U.S. Military Warns: Thousands of U.S. Troops May Have Had Credit Cards Hacked in S. Korea 

U.S. soldiers from 2nd Infantry Division take part in the Best Warrior Competition at the Rodriguez Range on April 16, 2019 in Pocheon, South Korea. The 2nd Infantry Division's annual Best Warrior Competition includes disciplines such as the Army Combat Fitness Test, the Eight-mile Foot March, land navigation as well …
Chung Sung-Jun/Getty Images

Hackers may have stolen the credit card information of thousands of American service members deployed to South Korea, the U.S. military recently conceded.

Reuters learned from the United Nations that American rival North Korea has generated $2 billion for its nuclear program using cyberattacks aimed at stealing financial information.

On Sunday, the U.S. military’s Major Cybercrime Unit-Korea revealed that hackers might have compromised the credit card information of thousands of American troops serving in South Korea.

“Payment information from approximately one million credit cards was stolen and listed for sale on the dark web,” the Eighth-Army Korea unit wrote on Facebook in late May.

“At least 38,000 U.S.-issued payment cards” were among the “compromised”  information, it added.

The hackers reportedly targeted an unknown number of unnamed businesses and financial entities in South Korea.

Soldiers from the Eight Army-Korea unit further said on Facebook:

Among the potentially compromised organizations was an unnamed credit union which provided services at U.S. Air Force bases in South Korea.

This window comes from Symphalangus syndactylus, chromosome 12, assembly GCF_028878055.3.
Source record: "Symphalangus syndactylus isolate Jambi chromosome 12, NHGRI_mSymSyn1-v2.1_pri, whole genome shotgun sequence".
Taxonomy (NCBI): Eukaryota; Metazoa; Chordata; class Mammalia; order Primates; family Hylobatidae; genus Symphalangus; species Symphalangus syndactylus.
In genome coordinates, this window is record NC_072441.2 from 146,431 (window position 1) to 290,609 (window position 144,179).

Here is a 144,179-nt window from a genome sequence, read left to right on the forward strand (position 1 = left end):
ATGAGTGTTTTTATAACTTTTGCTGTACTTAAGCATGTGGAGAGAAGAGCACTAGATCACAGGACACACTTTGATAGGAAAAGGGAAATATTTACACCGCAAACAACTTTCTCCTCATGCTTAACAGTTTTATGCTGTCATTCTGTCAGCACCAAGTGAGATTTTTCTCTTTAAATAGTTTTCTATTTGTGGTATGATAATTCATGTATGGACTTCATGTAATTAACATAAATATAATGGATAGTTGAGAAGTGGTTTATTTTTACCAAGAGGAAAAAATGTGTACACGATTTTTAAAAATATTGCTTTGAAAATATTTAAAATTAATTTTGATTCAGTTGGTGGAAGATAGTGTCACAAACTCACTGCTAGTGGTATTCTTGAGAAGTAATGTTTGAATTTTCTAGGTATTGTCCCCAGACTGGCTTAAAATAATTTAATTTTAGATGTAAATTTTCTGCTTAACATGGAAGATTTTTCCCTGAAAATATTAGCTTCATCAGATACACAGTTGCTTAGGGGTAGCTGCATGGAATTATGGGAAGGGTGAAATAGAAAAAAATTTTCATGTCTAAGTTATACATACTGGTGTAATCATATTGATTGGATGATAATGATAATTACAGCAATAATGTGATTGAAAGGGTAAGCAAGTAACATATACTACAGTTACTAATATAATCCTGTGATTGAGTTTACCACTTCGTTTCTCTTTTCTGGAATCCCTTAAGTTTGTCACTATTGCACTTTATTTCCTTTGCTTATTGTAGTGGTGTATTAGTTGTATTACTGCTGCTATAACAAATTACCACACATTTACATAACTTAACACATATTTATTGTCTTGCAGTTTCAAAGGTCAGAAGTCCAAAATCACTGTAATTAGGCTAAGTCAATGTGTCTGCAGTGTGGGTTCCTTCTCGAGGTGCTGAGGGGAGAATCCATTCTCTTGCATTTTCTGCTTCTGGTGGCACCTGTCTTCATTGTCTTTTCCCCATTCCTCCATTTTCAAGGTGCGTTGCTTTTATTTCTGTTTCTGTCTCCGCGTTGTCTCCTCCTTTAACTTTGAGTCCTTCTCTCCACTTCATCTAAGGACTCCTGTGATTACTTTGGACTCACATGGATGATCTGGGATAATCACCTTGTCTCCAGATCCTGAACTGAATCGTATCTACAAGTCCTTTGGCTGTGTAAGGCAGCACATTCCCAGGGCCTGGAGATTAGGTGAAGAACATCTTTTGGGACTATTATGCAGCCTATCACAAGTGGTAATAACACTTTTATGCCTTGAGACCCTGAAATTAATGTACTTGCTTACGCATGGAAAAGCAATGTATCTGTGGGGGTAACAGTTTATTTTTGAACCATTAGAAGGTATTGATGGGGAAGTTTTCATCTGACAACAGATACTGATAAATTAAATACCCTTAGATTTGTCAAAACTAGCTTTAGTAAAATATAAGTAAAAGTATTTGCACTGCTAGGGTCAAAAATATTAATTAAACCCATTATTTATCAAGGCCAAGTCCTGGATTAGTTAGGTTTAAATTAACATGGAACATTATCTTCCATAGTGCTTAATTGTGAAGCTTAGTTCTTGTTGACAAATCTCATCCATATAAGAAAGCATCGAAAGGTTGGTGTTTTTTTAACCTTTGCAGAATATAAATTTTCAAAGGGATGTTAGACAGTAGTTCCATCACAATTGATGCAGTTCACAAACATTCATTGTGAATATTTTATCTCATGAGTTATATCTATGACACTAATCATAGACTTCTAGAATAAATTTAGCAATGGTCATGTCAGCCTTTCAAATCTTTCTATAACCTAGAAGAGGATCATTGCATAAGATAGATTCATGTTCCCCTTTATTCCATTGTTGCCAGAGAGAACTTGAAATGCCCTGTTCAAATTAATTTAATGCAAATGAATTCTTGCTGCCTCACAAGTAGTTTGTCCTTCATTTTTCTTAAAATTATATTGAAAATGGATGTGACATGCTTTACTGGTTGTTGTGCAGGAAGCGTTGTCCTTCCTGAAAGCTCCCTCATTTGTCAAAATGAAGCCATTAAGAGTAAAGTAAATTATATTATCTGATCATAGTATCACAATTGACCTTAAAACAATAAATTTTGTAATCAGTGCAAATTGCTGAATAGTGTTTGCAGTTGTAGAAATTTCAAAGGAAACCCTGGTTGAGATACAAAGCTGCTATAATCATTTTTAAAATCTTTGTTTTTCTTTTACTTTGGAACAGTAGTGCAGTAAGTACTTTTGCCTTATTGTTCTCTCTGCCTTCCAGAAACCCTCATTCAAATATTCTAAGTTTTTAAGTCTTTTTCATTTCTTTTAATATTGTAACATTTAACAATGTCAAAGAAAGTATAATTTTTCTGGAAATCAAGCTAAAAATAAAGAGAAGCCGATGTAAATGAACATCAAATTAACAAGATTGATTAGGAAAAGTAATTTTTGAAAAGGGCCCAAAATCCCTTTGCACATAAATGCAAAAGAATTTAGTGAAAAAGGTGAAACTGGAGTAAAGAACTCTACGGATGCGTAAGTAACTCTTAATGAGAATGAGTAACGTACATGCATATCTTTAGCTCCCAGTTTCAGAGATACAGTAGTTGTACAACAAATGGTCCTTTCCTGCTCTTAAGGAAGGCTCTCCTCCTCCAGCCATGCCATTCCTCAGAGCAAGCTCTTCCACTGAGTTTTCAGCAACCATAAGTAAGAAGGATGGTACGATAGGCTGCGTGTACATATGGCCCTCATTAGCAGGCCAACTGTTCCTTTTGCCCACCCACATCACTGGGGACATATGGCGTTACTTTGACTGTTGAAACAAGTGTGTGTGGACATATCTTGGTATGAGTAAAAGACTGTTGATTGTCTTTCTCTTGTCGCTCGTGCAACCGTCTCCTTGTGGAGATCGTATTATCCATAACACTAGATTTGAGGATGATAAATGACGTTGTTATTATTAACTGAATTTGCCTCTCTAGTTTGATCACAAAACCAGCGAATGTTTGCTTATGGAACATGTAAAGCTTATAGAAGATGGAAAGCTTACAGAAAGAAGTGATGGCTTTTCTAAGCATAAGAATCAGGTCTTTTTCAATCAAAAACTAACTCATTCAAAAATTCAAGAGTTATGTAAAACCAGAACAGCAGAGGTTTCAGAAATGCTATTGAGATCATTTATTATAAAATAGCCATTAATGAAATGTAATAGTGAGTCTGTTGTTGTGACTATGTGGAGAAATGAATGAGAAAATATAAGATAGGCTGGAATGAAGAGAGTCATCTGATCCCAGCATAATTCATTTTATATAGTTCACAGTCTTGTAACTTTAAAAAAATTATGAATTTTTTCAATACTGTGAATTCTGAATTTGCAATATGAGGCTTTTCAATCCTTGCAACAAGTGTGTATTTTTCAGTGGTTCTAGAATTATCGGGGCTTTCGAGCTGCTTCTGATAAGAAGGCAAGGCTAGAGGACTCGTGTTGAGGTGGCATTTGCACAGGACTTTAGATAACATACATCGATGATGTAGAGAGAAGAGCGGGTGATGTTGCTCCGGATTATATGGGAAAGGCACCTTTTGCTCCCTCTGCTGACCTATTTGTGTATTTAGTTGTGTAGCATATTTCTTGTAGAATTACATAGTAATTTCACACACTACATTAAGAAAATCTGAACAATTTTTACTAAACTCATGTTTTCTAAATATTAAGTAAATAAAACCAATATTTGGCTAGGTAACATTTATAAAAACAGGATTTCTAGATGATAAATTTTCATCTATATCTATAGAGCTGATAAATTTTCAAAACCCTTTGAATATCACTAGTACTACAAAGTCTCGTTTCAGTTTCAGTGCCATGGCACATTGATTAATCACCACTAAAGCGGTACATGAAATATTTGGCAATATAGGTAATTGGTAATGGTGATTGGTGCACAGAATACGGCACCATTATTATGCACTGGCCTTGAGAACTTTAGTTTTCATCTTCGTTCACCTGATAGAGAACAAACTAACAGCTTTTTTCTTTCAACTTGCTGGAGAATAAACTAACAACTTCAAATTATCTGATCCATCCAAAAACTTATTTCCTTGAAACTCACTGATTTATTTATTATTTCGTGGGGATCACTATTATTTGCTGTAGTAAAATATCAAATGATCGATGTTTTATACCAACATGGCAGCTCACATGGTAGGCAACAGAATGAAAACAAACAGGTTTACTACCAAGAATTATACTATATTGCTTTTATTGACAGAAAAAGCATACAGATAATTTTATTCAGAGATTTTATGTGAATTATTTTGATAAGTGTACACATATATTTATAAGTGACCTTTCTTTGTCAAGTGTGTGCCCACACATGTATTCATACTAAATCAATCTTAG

The large number of U.S. issued payment cards included in the data, combined with the significant presence of U.S. service members in South Korea, leads the Major Cybercrime Unit-Korea to assess with medium confidence that the purchase cards of U.S. service members may have been included in this compromise.

U.S. service members who suspect that hackers accessed their credit card information should consider placing a “fraud alert” on their credit reports, the American military suggested.

American troops should also monitor their accounts for signs of identity theft, it added.

While the U.S. military says the number fluctuates contingent upon rotation and other factors, there are an estimated 28,000 American troops and civilian military personnel stationed in South Korea.

In June 2018, a spokesman for U.S. Forces Korea told USA Today, “The numbers can dip to about 27,000 or top off at 33,000.”

Fox News reported that of the American personnel deployed to South Korea, nearly 23,000 are U.S. troops.

Despite several failed attempts, U.S. President Donald Trump’s administration remains committed to reaching a denuclearization pact with North Korean dictator Kim Jong-un.

The Trump administration maintains that it will keep crippling U.S. sanctions in place until North Korea gives up its nuclear program.

.

Please let us know if you're having issues with commenting.